I’m going to be a father. In the world’s very long history of things that should never have been allowed to happen, I’ve probably made the Top 10. I mean, look at me: I’m broke, I’m living in a dilapidated shack on land that was handed to me by my dead father, and my job involves stealing other people’s work and reposting it to the internet for clicks. The idea that I’m going to be responsible for teaching another living thing how to navigate the world is pretty ironic and at least a little horrifying.
As I mentioned last time, Nalani came out of the bathroom that morning with the news. At first, I wasn’t sure how to react. As incomprehensible as it may be that I could be a father, part of me was nevertheless excited about it. I was already head-over-heels in love with Nalani, and the prospect of bringing a little mini-lani into the world seemed sure to be a good thing. Hopefully her contributions to the genetics and upbringing of this new being would be enough to counteract the obvious downside that we’d simultaneously be bringing a mini-Addison into existence as well.
I waved goodbye to Nalani from the porch as she left for work ahead of me, and my mind began wandering, as it does. What would we name our son… or would it be a daughter? Would it look like her, me, or a combination of both? What was this child going to need, and how were we ever going to afford it?
“Do they make cargo shorts for newborns?” I inexplicably asked aloud. “Any child of mine is going to need a lot of pockets.”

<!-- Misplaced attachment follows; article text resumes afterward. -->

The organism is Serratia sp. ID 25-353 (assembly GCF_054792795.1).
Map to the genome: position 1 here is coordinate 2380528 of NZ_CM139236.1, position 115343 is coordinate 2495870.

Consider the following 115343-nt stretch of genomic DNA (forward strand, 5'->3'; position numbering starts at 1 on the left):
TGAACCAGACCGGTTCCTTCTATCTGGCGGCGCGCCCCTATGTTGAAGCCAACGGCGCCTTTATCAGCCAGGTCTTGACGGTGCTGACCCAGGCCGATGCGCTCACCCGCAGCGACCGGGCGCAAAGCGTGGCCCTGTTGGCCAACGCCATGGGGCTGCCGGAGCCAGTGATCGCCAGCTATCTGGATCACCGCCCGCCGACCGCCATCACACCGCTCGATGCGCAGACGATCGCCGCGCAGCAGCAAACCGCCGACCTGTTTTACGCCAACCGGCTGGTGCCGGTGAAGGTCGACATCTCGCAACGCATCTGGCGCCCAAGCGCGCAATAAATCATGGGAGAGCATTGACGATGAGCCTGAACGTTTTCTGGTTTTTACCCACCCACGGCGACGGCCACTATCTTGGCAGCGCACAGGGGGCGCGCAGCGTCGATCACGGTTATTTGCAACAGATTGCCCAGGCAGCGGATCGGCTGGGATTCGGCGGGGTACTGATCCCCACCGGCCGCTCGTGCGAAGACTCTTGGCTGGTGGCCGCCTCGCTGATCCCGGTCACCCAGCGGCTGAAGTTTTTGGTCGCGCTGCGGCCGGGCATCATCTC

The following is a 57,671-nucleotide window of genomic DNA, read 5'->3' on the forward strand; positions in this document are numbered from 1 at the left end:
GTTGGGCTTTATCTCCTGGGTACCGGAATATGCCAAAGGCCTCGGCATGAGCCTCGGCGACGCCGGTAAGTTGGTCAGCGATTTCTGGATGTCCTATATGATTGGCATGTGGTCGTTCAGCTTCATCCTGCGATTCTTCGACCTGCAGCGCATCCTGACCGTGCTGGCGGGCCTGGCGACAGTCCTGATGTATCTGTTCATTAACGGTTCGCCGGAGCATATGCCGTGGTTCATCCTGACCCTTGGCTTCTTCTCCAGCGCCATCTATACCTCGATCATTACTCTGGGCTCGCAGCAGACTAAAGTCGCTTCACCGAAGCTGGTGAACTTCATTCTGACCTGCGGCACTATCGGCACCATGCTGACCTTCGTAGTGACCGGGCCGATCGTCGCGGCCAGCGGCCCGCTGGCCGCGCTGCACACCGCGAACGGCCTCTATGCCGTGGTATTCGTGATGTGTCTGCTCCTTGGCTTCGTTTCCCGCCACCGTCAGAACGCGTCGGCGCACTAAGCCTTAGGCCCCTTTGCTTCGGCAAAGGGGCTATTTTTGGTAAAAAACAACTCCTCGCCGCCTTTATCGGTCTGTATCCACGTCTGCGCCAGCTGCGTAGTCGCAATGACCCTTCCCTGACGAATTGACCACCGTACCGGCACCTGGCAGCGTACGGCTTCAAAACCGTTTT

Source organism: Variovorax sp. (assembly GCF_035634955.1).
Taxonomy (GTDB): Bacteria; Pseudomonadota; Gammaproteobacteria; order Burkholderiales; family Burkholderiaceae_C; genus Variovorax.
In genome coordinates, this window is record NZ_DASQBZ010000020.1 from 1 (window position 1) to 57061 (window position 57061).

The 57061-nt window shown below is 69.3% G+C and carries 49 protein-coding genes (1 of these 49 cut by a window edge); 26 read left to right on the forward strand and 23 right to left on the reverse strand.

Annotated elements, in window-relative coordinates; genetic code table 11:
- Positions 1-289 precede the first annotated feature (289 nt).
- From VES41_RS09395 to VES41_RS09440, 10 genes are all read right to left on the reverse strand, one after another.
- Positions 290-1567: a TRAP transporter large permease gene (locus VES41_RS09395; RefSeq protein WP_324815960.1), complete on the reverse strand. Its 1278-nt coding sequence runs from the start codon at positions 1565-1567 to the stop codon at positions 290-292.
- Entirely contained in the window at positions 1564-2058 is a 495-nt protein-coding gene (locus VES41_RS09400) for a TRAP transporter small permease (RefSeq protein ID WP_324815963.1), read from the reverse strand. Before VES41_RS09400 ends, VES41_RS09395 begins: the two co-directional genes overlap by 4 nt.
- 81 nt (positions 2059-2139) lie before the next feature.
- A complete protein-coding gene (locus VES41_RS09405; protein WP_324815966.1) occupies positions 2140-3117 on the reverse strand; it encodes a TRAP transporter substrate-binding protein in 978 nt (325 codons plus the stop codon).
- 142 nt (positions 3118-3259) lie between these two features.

It was then that I realized what a major doofus the offspring of Addison Rex was likely to be, and I was, for a moment, deeply sorry for what I had done.
When we were together again at the end of our workdays, our impending parenthood was obviously the primary topic of discussion. Nalani expressed quite a bit of optimistic excitement about it, which went a long way toward setting my mind at ease. We talked about changes we’d need to make to the shack to accommodate a baby. We discussed our financial situation, and finally concluded after a bit of math that, between my social media work and her waitressing job, maybe we could afford to raise a kid, assuming we both had promotions in our future. And we talked about potential names.
“Kermit for a boy, maybe,” I suggested. “I like frogs.”
She shook her head and laughed that strange little barking, clicking laugh of hers, and I smiled at her in amusement. Then the mood changed. Suddenly, she had turned to look at me, all of the humor gone from her face. Something was obviously troubling her.
“I, uh, have another thing I need to tell you,” she stammered.
“Twins?” I guessed, jokingly. She did not appear to be amused.
“No, Addy,” she continued. “Not twins. But I need you to listen to me. I’ve been keeping a secret from you, and I feel awful about it, but if we’re going to raise a baby together there’s something you need to know about me.”
“You can tell me,” I assured her. “I love you, Nalani, and there’s nothing you could say that would change my mind about that.”
“I guess we’re about to find out if that’s true,” she said, and beckoned me to follow her. She entered the bathroom and began to fill the tub with water.
“I like how this is going so far,” I joked, a lewd grin spreading across my face.
She silenced me with a “Hush, Addy.” She was dead serious. The bath filled, and she climbed inside. What happened next may have been even more improbable than the news of that morning that I was about to be someone’s dad.
So, Nalani’s a mermaid, apparently. I did not see that coming at all.